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Australian National University (2007)

A semi-distributed catchment hydrology model for simulation of land use change, streamflow and groundwater recharge

Carlile, Paul William

Titre : A semi-distributed catchment hydrology model for simulation of land use change, streamflow and groundwater recharge

Auteur : Carlile, Paul William

Université de soutenance : Australian National University

Grade : Doctor of Philosophy (PhD) 2007

Résumé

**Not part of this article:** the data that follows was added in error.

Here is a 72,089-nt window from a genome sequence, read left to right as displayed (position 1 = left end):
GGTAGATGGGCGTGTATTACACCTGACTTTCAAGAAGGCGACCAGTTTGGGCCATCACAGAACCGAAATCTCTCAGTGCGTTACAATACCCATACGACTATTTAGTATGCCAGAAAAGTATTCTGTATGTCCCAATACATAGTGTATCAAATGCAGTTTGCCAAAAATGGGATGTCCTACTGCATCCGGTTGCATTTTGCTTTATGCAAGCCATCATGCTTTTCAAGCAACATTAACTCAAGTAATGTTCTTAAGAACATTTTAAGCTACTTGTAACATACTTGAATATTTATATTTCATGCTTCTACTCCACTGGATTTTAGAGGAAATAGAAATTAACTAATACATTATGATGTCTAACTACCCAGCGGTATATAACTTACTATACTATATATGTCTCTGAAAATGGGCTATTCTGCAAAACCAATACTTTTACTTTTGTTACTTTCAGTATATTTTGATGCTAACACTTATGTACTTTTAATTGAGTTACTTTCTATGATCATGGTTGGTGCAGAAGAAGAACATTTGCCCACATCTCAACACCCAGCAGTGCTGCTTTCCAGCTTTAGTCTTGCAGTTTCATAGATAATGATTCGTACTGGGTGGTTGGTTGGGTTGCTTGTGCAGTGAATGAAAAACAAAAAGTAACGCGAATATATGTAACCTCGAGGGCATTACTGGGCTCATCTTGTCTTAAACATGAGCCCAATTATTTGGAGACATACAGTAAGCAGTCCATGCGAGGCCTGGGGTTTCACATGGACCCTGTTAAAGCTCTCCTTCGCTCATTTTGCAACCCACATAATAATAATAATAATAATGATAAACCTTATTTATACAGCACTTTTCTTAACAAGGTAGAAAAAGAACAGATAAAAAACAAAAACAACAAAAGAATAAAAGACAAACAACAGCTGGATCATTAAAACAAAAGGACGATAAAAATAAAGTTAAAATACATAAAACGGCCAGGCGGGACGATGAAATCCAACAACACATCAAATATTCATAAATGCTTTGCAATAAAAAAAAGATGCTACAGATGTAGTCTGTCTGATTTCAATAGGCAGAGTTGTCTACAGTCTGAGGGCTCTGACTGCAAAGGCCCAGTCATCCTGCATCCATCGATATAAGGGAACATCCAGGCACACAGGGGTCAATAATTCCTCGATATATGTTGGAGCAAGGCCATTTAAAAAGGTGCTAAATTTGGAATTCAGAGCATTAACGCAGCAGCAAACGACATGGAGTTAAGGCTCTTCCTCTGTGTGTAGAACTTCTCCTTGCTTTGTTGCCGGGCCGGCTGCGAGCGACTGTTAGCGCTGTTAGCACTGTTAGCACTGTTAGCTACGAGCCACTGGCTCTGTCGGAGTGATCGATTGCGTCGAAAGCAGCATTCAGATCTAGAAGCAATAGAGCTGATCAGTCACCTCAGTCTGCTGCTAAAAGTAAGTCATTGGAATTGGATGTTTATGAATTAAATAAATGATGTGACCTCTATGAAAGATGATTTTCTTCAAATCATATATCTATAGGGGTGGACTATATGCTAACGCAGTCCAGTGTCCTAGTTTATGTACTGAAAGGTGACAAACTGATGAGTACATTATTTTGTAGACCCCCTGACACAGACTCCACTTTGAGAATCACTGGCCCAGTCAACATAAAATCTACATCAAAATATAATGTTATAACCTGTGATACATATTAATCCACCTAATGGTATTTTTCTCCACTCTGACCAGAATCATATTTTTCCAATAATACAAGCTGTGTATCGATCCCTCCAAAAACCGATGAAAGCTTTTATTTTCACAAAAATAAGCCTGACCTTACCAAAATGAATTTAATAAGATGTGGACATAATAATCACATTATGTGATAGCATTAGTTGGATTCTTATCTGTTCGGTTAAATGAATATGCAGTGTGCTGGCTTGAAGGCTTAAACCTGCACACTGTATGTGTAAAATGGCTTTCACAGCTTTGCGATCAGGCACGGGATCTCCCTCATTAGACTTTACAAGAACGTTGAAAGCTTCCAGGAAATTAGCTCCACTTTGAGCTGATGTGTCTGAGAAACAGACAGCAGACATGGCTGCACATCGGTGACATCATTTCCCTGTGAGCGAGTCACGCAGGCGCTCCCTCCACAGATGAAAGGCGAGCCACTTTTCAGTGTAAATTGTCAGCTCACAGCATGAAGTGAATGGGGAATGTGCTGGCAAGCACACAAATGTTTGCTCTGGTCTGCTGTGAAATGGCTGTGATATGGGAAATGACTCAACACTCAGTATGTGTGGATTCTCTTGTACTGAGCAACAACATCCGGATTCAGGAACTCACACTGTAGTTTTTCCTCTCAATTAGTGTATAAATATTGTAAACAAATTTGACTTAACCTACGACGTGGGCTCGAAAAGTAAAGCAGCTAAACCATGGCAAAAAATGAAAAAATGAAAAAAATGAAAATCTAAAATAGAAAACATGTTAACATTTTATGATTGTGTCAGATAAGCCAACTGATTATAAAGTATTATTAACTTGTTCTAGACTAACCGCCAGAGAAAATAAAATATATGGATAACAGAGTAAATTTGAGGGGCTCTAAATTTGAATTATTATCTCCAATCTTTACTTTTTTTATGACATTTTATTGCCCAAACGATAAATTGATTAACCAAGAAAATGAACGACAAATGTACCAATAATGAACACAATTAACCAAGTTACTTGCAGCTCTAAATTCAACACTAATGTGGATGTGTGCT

Improvements in understanding of catchment hydrology will come from an ability to accurately disaggregate and connect surface and sub-surface hydrological components. This PhD thesis research has developed and investigated the ability of a rainfall-runoff, recharge-discharge model to simulate the hydrological fluxes in a catchment at various scales. The model has been developed to be a management tool for examining the effect of land-use change on stream flow and recharge within data poor catchments. Therefore the Little River Catchment located in central western New South Wales was used as a case study to test the approach. A successful conceptual rainfall-runoff model with relatively few parameters is used as a starting point for model development. This takes the form of a top-down modelling approach. The model was further developed so that it could integrate physical characteristics of the catchment while maintaining a simple model structure. The aim is the development of a semi-distributed catchment hydrology model which can be used as an investigative tool for the effects of land-use change on the flux of water at the surface and sub-surface. The model has been designed so as not to require calibration prior to simulation of stream flow, as many real catchments are ungauged for stream flow. The model aims to utilize datasets typically available for catchments throughout Australia. The use of vegetation and soil types in directly estimating transpiration and deep drainage within the model allows the effects of various land-use scenarios to be tested. The approach has been designed to be augmented with contaminant mobilisation and transport schemes, in particular to assist prediction of salt loads and concentrations throughout the catchment. The results presented show that the final distributed model is able to give reasonable estimates of stream flow, evapotranspiration and recharge over time, while being sensitive to land-use change such as increases or decreases in forest cover. This research presents a meta-modelling approach to determine transpiration and recharge of shallow aquifers. This unique approach first uses a complex plot scale soil-water infiltration model to identify relationships for transpiration and recharge that can be used at the field scale in the distributed model. This meta-modelling approach, coupled with the spatial disaggregation of the catchment into management units based on soils, vegetation, topography and groundwater flow systems allows the model to be sensitive to land-use change while avoiding the complexity of other physical-based distributed models. Future research should examine the accuracy of model components in other more intensively studied catchments.

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